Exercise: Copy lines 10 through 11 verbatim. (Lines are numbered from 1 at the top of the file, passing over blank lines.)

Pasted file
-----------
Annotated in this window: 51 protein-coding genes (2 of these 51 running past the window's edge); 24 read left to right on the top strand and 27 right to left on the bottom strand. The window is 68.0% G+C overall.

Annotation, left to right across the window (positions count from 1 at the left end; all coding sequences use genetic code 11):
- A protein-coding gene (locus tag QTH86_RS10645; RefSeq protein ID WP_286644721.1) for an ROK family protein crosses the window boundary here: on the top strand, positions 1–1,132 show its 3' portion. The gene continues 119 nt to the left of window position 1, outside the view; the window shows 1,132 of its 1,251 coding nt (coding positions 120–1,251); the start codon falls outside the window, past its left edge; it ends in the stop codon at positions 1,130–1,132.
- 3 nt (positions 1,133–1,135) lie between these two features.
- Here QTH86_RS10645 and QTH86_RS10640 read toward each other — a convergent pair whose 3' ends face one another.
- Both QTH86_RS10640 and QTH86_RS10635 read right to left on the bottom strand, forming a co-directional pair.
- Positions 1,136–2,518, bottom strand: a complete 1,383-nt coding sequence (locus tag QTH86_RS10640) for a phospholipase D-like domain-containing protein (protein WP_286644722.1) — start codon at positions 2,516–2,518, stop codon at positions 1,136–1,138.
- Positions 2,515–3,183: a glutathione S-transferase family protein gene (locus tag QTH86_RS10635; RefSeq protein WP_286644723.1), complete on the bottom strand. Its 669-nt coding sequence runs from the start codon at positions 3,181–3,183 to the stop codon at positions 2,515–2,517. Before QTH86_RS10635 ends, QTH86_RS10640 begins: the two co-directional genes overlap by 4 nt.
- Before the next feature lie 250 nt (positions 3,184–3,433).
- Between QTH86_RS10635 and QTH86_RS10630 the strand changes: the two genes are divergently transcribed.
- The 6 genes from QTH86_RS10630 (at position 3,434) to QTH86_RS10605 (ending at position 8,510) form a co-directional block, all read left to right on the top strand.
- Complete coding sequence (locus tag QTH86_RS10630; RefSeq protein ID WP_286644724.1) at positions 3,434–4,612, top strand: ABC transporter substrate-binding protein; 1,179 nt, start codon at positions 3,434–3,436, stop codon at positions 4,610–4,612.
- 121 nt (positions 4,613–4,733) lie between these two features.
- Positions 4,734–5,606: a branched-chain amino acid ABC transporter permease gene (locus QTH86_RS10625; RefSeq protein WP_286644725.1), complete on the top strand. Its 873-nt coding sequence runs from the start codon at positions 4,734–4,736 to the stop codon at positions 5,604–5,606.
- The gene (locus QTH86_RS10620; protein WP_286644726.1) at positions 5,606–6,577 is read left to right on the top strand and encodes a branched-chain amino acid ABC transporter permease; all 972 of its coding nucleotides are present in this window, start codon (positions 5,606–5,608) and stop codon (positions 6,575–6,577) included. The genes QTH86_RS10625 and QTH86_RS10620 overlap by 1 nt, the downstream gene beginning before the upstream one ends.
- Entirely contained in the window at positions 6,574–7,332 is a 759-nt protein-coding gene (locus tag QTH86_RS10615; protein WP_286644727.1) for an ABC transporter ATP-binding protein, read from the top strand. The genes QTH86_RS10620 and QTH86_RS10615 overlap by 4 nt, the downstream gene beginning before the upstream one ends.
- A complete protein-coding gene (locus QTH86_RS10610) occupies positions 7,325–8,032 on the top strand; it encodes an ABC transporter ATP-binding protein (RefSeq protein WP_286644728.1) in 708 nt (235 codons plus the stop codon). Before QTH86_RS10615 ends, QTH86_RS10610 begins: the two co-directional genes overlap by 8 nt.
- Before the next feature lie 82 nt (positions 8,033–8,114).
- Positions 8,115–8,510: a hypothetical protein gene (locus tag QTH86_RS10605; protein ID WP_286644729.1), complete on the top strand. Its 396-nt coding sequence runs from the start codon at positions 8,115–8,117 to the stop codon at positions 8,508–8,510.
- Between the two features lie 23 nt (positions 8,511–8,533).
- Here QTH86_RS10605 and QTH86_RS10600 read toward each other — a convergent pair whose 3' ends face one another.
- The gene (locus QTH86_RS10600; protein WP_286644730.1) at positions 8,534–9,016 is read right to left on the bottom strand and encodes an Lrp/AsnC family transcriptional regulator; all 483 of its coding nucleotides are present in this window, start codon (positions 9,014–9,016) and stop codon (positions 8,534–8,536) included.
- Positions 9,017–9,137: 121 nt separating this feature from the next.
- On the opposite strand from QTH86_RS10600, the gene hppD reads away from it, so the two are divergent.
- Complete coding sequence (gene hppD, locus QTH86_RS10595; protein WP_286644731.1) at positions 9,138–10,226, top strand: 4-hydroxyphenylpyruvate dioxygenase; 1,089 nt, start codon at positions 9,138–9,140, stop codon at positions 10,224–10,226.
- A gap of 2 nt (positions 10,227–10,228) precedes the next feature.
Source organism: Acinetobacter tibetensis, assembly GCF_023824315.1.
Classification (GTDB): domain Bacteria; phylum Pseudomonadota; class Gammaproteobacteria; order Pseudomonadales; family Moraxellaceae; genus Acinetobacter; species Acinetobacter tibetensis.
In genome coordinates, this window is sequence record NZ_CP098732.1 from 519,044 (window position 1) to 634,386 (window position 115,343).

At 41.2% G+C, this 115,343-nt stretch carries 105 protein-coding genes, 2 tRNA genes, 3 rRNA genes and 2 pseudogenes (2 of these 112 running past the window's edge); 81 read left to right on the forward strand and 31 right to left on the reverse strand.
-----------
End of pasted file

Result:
- Between QTH86_RS10635 and QTH86_RS10630 the strand changes: the two genes are divergently transcribed.
- The 6 genes from QTH86_RS10630 (at position 3,434) to QTH86_RS10605 (ending at position 8,510) form a co-directional block, all read left to right on the top strand.